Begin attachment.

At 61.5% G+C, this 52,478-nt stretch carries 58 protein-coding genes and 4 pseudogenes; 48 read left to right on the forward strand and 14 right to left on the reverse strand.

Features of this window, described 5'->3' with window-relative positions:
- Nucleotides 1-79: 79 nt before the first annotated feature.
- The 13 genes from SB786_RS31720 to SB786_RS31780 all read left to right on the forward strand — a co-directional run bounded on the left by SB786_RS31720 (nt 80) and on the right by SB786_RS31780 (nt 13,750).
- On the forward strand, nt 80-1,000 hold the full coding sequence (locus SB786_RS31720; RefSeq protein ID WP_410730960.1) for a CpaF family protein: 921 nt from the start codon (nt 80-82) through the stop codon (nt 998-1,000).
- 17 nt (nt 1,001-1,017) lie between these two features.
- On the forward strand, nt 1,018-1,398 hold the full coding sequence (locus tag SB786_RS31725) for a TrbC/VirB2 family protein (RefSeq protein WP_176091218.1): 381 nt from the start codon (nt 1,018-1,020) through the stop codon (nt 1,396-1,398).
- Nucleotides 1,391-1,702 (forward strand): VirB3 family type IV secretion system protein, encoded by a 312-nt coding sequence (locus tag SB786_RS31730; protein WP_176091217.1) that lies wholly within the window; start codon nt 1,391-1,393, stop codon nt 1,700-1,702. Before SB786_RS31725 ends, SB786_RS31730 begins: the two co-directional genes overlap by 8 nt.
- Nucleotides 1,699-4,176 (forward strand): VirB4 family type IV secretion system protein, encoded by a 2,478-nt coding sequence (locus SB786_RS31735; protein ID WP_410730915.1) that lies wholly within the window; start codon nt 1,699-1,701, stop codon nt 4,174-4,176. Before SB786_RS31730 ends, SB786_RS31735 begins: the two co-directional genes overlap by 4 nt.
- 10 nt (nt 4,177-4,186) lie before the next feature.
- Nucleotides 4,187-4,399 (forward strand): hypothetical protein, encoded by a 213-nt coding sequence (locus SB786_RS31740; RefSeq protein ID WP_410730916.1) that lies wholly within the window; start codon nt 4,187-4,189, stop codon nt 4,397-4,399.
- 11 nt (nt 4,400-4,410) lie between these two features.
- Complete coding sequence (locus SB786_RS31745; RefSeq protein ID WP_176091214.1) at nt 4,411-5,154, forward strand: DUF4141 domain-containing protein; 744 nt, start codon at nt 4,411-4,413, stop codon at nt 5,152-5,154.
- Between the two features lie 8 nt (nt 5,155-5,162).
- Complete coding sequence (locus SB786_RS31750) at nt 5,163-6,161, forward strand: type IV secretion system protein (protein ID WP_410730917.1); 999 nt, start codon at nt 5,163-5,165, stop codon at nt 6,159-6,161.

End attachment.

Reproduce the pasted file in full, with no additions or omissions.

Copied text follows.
At 61.5% G+C, this 52,478-nt stretch carries 58 protein-coding genes and 4 pseudogenes; 48 read left to right on the forward strand and 14 right to left on the reverse strand.

Features of this window, described 5'->3' with window-relative positions:
- Nucleotides 1-79: 79 nt before the first annotated feature.
- The 13 genes from SB786_RS31720 to SB786_RS31780 all read left to right on the forward strand — a co-directional run bounded on the left by SB786_RS31720 (nt 80) and on the right by SB786_RS31780 (nt 13,750).
- On the forward strand, nt 80-1,000 hold the full coding sequence (locus SB786_RS31720; RefSeq protein ID WP_410730960.1) for a CpaF family protein: 921 nt from the start codon (nt 80-82) through the stop codon (nt 998-1,000).
- 17 nt (nt 1,001-1,017) lie between these two features.
- On the forward strand, nt 1,018-1,398 hold the full coding sequence (locus tag SB786_RS31725) for a TrbC/VirB2 family protein (RefSeq protein WP_176091218.1): 381 nt from the start codon (nt 1,018-1,020) through the stop codon (nt 1,396-1,398).
- Nucleotides 1,391-1,702 (forward strand): VirB3 family type IV secretion system protein, encoded by a 312-nt coding sequence (locus tag SB786_RS31730; protein WP_176091217.1) that lies wholly within the window; start codon nt 1,391-1,393, stop codon nt 1,700-1,702. Before SB786_RS31725 ends, SB786_RS31730 begins: the two co-directional genes overlap by 8 nt.
- Nucleotides 1,699-4,176 (forward strand): VirB4 family type IV secretion system protein, encoded by a 2,478-nt coding sequence (locus SB786_RS31735; protein ID WP_410730915.1) that lies wholly within the window; start codon nt 1,699-1,701, stop codon nt 4,174-4,176. Before SB786_RS31730 ends, SB786_RS31735 begins: the two co-directional genes overlap by 4 nt.
- 10 nt (nt 4,177-4,186) lie before the next feature.
- Nucleotides 4,187-4,399 (forward strand): hypothetical protein, encoded by a 213-nt coding sequence (locus SB786_RS31740; RefSeq protein ID WP_410730916.1) that lies wholly within the window; start codon nt 4,187-4,189, stop codon nt 4,397-4,399.
- 11 nt (nt 4,400-4,410) lie between these two features.
- Complete coding sequence (locus SB786_RS31745; RefSeq protein ID WP_176091214.1) at nt 4,411-5,154, forward strand: DUF4141 domain-containing protein; 744 nt, start codon at nt 4,411-4,413, stop codon at nt 5,152-5,154.
- Between the two features lie 8 nt (nt 5,155-5,162).
- Complete coding sequence (locus SB786_RS31750) at nt 5,163-6,161, forward strand: type IV secretion system protein (protein ID WP_410730917.1); 999 nt, start codon at nt 5,163-5,165, stop codon at nt 6,159-6,161.